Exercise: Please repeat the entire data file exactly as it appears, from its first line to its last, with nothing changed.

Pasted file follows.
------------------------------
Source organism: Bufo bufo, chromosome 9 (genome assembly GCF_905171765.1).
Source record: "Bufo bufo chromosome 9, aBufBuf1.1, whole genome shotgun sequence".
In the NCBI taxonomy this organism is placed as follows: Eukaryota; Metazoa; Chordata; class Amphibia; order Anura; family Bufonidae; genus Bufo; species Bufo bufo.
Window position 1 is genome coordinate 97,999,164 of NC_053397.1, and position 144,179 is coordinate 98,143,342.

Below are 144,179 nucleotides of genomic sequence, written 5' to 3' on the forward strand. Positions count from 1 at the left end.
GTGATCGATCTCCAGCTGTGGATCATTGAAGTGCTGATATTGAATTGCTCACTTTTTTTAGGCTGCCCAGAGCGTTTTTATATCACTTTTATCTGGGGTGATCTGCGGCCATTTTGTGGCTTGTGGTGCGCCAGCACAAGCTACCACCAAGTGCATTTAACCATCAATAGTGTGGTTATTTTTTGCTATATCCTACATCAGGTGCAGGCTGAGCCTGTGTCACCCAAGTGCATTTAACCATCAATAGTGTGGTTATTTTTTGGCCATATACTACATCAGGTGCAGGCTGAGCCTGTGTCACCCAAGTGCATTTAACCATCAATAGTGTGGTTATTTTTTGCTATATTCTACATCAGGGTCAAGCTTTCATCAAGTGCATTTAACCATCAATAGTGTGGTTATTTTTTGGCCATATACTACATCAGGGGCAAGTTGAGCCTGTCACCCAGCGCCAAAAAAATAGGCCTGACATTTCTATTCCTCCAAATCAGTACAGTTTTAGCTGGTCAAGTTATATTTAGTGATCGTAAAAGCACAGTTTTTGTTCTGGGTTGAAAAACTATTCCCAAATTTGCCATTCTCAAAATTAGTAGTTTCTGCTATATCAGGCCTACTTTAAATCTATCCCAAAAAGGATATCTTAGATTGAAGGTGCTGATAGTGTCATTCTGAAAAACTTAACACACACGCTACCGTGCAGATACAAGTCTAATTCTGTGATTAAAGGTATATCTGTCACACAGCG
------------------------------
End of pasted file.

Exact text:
Source organism: Bufo bufo, chromosome 9 (genome assembly GCF_905171765.1).
Source record: "Bufo bufo chromosome 9, aBufBuf1.1, whole genome shotgun sequence".
In the NCBI taxonomy this organism is placed as follows: Eukaryota; Metazoa; Chordata; class Amphibia; order Anura; family Bufonidae; genus Bufo; species Bufo bufo.
Window position 1 is genome coordinate 97,999,164 of NC_053397.1, and position 144,179 is coordinate 98,143,342.

Below are 144,179 nucleotides of genomic sequence, written 5' to 3' on the forward strand. Positions count from 1 at the left end.
GTGATCGATCTCCAGCTGTGGATCATTGAAGTGCTGATATTGAATTGCTCACTTTTTTTAGGCTGCCCAGAGCGTTTTTATATCACTTTTATCTGGGGTGATCTGCGGCCATTTTGTGGCTTGTGGTGCGCCAGCACAAGCTACCACCAAGTGCATTTAACCATCAATAGTGTGGTTATTTTTTGCTATATCCTACATCAGGTGCAGGCTGAGCCTGTGTCACCCAAGTGCATTTAACCATCAATAGTGTGGTTATTTTTTGGCCATATACTACATCAGGTGCAGGCTGAGCCTGTGTCACCCAAGTGCATTTAACCATCAATAGTGTGGTTATTTTTTGCTATATTCTACATCAGGGTCAAGCTTTCATCAAGTGCATTTAACCATCAATAGTGTGGTTATTTTTTGGCCATATACTACATCAGGGGCAAGTTGAGCCTGTCACCCAGCGCCAAAAAAATAGGCCTGACATTTCTATTCCTCCAAATCAGTACAGTTTTAGCTGGTCAAGTTATATTTAGTGATCGTAAAAGCACAGTTTTTGTTCTGGGTTGAAAAACTATTCCCAAATTTGCCATTCTCAAAATTAGTAGTTTCTGCTATATCAGGCCTACTTTAAATCTATCCCAAAAAGGATATCTTAGATTGAAGGTGCTGATAGTGTCATTCTGAAAAACTTAACACACACGCTACCGTGCAGATACAAGTCTAATTCTGTGATTAAAGGTATATCTGTCACACAGCG